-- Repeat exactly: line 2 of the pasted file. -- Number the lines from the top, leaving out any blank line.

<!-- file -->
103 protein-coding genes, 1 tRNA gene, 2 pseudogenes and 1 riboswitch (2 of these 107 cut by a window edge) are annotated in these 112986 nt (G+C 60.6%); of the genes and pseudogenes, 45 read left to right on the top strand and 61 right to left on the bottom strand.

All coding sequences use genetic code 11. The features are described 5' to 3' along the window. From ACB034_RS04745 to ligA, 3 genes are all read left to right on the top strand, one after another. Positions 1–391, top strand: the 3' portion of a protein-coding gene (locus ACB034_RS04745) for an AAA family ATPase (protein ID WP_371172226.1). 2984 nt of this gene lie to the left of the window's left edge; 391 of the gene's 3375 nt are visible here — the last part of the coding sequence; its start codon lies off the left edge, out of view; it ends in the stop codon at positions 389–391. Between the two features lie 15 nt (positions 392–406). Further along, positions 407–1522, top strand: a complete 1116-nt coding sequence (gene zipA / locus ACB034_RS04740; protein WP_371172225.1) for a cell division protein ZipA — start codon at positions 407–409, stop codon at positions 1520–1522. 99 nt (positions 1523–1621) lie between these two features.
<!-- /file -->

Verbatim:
All coding sequences use genetic code 11. The features are described 5' to 3' along the window. From ACB034_RS04745 to ligA, 3 genes are all read left to right on the top strand, one after another. Positions 1–391, top strand: the 3' portion of a protein-coding gene (locus ACB034_RS04745) for an AAA family ATPase (protein ID WP_371172226.1). 2984 nt of this gene lie to the left of the window's left edge; 391 of the gene's 3375 nt are visible here — the last part of the coding sequence; its start codon lies off the left edge, out of view; it ends in the stop codon at positions 389–391. Between the two features lie 15 nt (positions 392–406). Further along, positions 407–1522, top strand: a complete 1116-nt coding sequence (gene zipA / locus ACB034_RS04740; protein WP_371172225.1) for a cell division protein ZipA — start codon at positions 407–409, stop codon at positions 1520–1522. 99 nt (positions 1523–1621) lie between these two features.